Asus’s tagline is ‘In Search of Incredible’. It used to be ‘Inspiring Innovation. Persistent Perfection’.
I hadn’t really considered the name change before last night, having popped along to the UK launch of the Asus Transformer Book T100 and Transformer Book Trio – both hybrid tablet-cum-laptop stand-ins. There are a few differences though; one is far more capable than the other.
“We're hunting for awesome startups”
Run an early-stage company? We're inviting 250 to exhibit at TNW Conference and pitch on stage!
‘Persistent Perfection’ suggests you get it right every time, which makes it all the more jarring when you don’t, whereas ‘In Search of Incredible’ is a far closer reflection of what Asus is doing with its transformable/hybrid/dual-mode devices.
The Transformer Book T100 and Trio aren’t the first of Asus’s (or other manufacturers’) endeavours with different form factors, there have been plenty before it, including the Asus Taichi – which I thought totally missed the point of the best part of Windows 8 when it launched by only having a touchscreen on the outside.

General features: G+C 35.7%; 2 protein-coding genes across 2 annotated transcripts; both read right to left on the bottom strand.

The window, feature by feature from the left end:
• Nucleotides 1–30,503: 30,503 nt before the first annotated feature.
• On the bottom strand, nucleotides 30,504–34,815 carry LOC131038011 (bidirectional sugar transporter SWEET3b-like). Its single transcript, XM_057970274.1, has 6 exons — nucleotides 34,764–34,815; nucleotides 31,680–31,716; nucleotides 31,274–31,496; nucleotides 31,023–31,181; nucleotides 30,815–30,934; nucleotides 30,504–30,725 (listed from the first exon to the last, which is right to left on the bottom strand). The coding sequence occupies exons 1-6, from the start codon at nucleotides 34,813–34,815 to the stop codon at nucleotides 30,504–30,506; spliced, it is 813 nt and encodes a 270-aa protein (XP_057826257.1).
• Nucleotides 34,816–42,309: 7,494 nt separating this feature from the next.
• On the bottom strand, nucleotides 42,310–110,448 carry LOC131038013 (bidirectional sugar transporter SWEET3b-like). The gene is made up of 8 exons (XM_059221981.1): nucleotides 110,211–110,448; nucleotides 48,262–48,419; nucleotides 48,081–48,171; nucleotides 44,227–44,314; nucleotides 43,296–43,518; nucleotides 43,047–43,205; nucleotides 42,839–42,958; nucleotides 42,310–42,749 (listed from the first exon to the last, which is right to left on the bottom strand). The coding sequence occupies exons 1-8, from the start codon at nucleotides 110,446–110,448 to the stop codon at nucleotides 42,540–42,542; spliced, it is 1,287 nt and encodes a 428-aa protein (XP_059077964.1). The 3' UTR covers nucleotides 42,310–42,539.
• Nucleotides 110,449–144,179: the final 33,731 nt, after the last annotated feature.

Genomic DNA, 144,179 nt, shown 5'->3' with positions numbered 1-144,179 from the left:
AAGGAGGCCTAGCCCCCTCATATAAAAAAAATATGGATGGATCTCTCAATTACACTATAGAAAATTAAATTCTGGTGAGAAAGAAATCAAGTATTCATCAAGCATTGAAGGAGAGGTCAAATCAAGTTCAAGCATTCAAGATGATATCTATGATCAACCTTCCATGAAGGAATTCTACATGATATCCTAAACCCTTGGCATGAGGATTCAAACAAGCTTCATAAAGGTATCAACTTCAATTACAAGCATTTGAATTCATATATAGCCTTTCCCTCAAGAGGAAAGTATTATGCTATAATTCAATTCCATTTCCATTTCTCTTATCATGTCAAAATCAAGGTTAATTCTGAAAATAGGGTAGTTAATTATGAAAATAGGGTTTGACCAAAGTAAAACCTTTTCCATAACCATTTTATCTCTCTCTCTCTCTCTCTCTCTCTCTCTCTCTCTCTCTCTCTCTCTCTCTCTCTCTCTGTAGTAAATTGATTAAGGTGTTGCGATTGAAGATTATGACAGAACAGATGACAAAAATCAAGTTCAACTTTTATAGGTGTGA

However, what I hadn’t perhaps appreciated back then was how willing Asus was to get it wrong in pursuit of its goals.
For this next generation of convertibles, Asus has endowed the Transformer Book T100 with a 10.1-inch (1366 x 768 pixels) IPS (In-Plane Switching – for better view angles) display, an Intel Atom ‘Bay Trail’ quad-core processor and 2GB RAM. Then there’s the keyboard dock, which the main body of the tablet slots into to provide more of a laptop experience.
Size is always a big deal when considering a convertible too – after all, they are promising the best of both worlds. The T100 strikes a great compromise here and manages to deliver both keyboard and dock together for just a touch over 1kg; each half of the device just weighs a little over 500 grams.
500-odd grams held in your hand for a 10-inch tablet is perfectly respectable, nay, light enough for me. And adding the keyboard to your bag for when you do want to travel with it only takes it to just over the weight of a bag of sugar. Hardly too much to lug around.